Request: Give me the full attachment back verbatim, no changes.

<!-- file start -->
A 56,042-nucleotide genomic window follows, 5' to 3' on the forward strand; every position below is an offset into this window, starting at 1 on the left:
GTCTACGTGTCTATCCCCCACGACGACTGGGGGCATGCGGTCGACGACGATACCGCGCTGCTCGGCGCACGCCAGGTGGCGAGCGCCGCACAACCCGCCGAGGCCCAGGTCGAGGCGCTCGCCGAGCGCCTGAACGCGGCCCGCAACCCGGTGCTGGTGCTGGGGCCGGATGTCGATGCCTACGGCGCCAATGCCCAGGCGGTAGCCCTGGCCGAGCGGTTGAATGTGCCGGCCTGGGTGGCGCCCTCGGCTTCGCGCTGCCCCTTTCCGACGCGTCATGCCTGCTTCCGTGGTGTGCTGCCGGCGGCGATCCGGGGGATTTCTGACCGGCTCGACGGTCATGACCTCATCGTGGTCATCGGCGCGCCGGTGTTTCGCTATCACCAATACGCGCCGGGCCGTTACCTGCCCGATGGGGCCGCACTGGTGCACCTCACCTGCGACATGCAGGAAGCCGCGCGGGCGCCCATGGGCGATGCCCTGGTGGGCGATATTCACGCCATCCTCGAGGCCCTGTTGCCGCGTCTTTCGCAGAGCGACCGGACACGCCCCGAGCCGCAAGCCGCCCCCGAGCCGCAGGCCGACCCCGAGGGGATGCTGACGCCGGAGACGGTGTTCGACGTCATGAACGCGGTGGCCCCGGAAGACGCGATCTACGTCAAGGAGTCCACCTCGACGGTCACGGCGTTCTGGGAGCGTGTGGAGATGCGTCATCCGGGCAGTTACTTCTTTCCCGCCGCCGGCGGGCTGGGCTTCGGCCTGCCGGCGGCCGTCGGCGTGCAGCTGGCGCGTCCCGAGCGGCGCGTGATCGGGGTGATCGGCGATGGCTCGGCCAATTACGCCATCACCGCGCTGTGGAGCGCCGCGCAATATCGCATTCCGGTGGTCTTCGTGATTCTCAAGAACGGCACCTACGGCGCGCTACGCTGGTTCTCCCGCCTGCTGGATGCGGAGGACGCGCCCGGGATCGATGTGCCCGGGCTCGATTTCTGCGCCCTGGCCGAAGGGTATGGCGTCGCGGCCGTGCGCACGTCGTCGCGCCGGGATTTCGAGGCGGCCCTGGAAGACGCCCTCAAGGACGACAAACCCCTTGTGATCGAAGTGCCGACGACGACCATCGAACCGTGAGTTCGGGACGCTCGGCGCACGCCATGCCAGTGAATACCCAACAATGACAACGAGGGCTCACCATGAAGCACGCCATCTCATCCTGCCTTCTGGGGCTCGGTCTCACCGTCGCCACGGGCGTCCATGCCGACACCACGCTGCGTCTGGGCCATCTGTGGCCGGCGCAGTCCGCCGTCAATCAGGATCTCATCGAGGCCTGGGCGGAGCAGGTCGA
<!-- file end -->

A 56,042-nucleotide genomic window follows, 5' to 3' on the forward strand; every position below is an offset into this window, starting at 1 on the left:
GTCTACGTGTCTATCCCCCACGACGACTGGGGGCATGCGGTCGACGACGATACCGCGCTGCTCGGCGCACGCCAGGTGGCGAGCGCCGCACAACCCGCCGAGGCCCAGGTCGAGGCGCTCGCCGAGCGCCTGAACGCGGCCCGCAACCCGGTGCTGGTGCTGGGGCCGGATGTCGATGCCTACGGCGCCAATGCCCAGGCGGTAGCCCTGGCCGAGCGGTTGAATGTGCCGGCCTGGGTGGCGCCCTCGGCTTCGCGCTGCCCCTTTCCGACGCGTCATGCCTGCTTCCGTGGTGTGCTGCCGGCGGCGATCCGGGGGATTTCTGACCGGCTCGACGGTCATGACCTCATCGTGGTCATCGGCGCGCCGGTGTTTCGCTATCACCAATACGCGCCGGGCCGTTACCTGCCCGATGGGGCCGCACTGGTGCACCTCACCTGCGACATGCAGGAAGCCGCGCGGGCGCCCATGGGCGATGCCCTGGTGGGCGATATTCACGCCATCCTCGAGGCCCTGTTGCCGCGTCTTTCGCAGAGCGACCGGACACGCCCCGAGCCGCAAGCCGCCCCCGAGCCGCAGGCCGACCCCGAGGGGATGCTGACGCCGGAGACGGTGTTCGACGTCATGAACGCGGTGGCCCCGGAAGACGCGATCTACGTCAAGGAGTCCACCTCGACGGTCACGGCGTTCTGGGAGCGTGTGGAGATGCGTCATCCGGGCAGTTACTTCTTTCCCGCCGCCGGCGGGCTGGGCTTCGGCCTGCCGGCGGCCGTCGGCGTGCAGCTGGCGCGTCCCGAGCGGCGCGTGATCGGGGTGATCGGCGATGGCTCGGCCAATTACGCCATCACCGCGCTGTGGAGCGCCGCGCAATATCGCATTCCGGTGGTCTTCGTGATTCTCAAGAACGGCACCTACGGCGCGCTACGCTGGTTCTCCCGCCTGCTGGATGCGGAGGACGCGCCCGGGATCGATGTGCCCGGGCTCGATTTCTGCGCCCTGGCCGAAGGGTATGGCGTCGCGGCCGTGCGCACGTCGTCGCGCCGGGATTTCGAGGCGGCCCTGGAAGACGCCCTCAAGGACGACAAACCCCTTGTGATCGAAGTGCCGACGACGACCATCGAACCGTGAGTTCGGGACGCTCGGCGCACGCCATGCCAGTGAATACCCAACAATGACAACGAGGGCTCACCATGAAGCACGCCATCTCATCCTGCCTTCTGGGGCTCGGTCTCACCGTCGCCACGGGCGTCCATGCCGACACCACGCTGCGTCTGGGCCATCTGTGGCCGGCGCAGTCCGCCGTCAATCAGGATCTCATCGAGGCCTGGGCGGAGCAGGTCGA